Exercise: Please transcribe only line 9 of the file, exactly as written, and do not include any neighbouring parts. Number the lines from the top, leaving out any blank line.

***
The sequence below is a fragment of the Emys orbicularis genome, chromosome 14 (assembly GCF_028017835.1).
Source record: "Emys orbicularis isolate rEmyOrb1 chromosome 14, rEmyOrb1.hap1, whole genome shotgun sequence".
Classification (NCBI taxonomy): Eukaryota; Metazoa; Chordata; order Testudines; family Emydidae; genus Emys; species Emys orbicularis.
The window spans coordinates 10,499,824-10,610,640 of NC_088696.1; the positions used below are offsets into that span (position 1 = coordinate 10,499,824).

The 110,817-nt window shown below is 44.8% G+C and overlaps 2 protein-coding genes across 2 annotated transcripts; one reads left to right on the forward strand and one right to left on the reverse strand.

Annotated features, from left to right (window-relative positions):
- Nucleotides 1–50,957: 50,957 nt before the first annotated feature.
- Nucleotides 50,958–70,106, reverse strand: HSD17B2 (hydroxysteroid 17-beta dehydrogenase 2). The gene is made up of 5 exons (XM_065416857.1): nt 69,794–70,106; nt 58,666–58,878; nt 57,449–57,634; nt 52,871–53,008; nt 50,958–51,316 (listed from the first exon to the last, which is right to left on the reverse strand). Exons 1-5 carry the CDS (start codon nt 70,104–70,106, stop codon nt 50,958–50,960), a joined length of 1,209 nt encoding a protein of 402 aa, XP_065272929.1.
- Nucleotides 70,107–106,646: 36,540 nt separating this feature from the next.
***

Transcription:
- Nucleotides 70,107–106,646: 36,540 nt separating this feature from the next.